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OPPO's 'stock Android' ColorOS 12 may have been the right approach all along
Google’s Android 12 launch this year has been an interesting one, to say the least. From a source code drop to a delay for the Pixel family, the core operating system has us scratching our heads a little bit. The mystery only gets deeper once you think about what Android 12 means for OEM skins.
In fact, some of the new Android 12 changes make you reconsider what matters in a stock Android experience. There are more customization options than ever to make Android feel uniquely yours, but what about the features? The key to a great Android experience is finding the right blend of core features with a few well-designed additions on top.
Take Samsung, for example — it moved from the bloated days of TouchWiz into a much smoother, cleaner One UI skin. The OEM embraced what people loved about stock Android with a few of its own features. However, Samsung is far from the only developer to elevate its Android experience to a new level.
OPPO seems to have figured out the secret to success with its ColorOS, with last year’s launch coming shortly after the Android 11 rollout. Now it’s gone a step further, with Android 12 embracing some of the best parts of OPPO’s design. Maybe it’s time to see what else OPPO can bring to the table.
Learn more: OPPO starts its global ColorOS 12 launch
The need for speed and coverage
Every time a new version of Android launches, it feels like a race to get the software loaded on your phone. You feel special for being one of the first while having a chance to show off the cool new features to your friends. This is where OPPO has nailed the first layer of an Android launch.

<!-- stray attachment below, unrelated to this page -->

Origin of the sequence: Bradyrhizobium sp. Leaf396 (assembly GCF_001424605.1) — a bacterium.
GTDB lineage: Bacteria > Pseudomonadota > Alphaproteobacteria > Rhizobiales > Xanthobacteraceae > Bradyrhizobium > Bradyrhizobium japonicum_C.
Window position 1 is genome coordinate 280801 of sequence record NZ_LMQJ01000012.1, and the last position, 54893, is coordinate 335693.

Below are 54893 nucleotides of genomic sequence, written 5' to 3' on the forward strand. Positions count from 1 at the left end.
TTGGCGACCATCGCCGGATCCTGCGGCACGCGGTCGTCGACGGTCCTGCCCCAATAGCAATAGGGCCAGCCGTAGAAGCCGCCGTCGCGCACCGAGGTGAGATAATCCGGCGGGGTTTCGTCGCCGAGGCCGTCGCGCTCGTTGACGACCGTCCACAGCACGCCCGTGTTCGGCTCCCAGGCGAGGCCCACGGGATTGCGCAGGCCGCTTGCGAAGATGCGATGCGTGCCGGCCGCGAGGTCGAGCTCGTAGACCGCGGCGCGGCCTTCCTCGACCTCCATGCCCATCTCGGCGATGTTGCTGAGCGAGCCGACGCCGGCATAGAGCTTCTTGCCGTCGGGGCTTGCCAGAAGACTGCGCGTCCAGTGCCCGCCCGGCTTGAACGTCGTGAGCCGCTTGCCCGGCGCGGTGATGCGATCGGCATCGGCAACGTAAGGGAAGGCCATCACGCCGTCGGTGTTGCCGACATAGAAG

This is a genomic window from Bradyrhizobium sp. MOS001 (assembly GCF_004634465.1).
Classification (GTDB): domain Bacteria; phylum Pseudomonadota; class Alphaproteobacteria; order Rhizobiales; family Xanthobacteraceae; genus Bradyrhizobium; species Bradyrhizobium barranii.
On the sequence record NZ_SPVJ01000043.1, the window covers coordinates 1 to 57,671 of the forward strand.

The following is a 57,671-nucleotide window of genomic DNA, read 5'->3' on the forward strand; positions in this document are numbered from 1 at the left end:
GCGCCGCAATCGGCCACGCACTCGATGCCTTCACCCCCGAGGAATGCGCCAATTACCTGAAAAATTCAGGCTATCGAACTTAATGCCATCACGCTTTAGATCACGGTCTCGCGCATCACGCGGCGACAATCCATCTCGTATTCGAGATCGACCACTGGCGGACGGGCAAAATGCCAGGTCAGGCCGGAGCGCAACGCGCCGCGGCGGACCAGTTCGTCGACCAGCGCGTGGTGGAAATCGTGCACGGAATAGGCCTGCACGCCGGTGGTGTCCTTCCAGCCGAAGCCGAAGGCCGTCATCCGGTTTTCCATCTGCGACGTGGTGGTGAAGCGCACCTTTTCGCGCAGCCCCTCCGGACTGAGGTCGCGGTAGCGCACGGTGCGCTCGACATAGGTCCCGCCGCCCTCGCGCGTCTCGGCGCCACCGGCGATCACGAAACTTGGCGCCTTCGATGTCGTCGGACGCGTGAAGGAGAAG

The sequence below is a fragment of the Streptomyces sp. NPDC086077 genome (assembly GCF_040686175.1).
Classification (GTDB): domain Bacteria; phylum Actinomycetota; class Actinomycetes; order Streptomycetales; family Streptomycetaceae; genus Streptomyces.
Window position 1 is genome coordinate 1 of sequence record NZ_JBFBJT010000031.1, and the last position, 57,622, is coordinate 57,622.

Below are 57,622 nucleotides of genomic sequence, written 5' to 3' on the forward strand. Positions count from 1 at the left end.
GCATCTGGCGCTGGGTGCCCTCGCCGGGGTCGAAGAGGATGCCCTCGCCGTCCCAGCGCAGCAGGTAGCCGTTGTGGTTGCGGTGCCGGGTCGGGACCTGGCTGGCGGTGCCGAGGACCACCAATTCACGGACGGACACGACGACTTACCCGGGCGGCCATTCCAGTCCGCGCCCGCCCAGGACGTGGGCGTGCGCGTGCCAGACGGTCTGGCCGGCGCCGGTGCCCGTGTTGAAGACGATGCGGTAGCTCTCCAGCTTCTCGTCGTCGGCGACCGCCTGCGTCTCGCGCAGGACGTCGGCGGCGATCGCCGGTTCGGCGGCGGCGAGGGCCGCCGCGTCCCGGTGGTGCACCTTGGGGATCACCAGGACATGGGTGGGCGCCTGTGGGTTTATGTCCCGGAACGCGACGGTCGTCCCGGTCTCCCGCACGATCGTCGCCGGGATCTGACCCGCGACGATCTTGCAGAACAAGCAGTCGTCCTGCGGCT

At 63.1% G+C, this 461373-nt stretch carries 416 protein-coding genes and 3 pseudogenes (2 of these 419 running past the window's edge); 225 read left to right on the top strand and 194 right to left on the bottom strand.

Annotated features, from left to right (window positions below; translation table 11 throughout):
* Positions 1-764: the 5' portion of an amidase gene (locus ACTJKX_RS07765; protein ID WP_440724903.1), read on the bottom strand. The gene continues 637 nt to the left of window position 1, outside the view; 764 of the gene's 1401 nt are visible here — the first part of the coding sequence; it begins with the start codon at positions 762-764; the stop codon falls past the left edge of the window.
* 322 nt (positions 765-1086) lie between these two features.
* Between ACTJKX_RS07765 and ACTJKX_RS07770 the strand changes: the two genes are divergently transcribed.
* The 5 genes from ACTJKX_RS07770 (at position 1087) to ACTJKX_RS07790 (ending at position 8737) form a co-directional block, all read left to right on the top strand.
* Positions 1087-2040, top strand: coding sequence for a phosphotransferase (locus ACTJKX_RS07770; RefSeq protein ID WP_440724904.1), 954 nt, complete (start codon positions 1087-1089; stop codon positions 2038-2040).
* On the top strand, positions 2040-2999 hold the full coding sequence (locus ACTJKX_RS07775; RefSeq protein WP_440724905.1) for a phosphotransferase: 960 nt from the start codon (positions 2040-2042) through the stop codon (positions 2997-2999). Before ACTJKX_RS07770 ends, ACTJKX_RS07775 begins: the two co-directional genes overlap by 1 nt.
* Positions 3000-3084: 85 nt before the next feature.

It had the distinct honor of being one of the first to bring ColorOS 11 to market right after Android 11. OPPO even skipped the names of Color OS 8, 9, and 10 to keep things simple. As a result, there was no question about which version of the software you were running, and there was almost no wait to get there. More than 120 million OPPO users adopted the update, tapping into Android’s latest and greatest features.
Keep it clean, keep it simple
The next layer that sets OPPO apart from the competition is the embrace of an efficient Android skin. ColorOS hasn’t always been the cleanest, yet OPPO has taken consumer feedback to heart as part of the development cycle. Some of the best ColorOS 11 customization features have even helped mold Google’s new Material You language, such as the customizable wallpaper with matching app icons.
OPPO kept the same shortcuts and apps of stock Android. They have brought back the Google feed on every new device since 2019 after facing criticism for the lack of Google apps and shortcuts in the early years. It also integrated Google’s best interactions and apps like Android Auto and Google Pay. Better yet, there are fewer preinstalled apps, and more privacy features to keep you focused on what matters.
Slimmed-down for smoothness
Stock Android is light and fast, which makes it such a popular pick among consumers. The challenge is for third-party developers to craft their own unique skin without weighing down the core operating system.
OPPO has prioritized a smoother experience ever since ColorOS 7, and it’s even more noticeable on ColorOS 12. It feels nearly as smooth as stock Android, and it’s all thanks to thousands of engineers working to decouple ColorOS from its underlying architecture. The team has spent two years working to simplify and boost the entire system.
Keeping the smooth experience is also where OPPO’s long-planned merger between OxygenOS and ColorOS comes into play. The two operating systems have merged their research and development resources to build a clean, unified architecture for the future. This should allow for faster, smoother updates packed with the smart features that made OPPO a household name.
The move is good news for OPPO fans and OnePlus fans alike, and it offers a brighter future for Android. OPPO is bringing the speed and simplicity of OxygenOS together with the rich features and customization options of ColorOS — we just need to wait and see what the merger means for Android as a whole.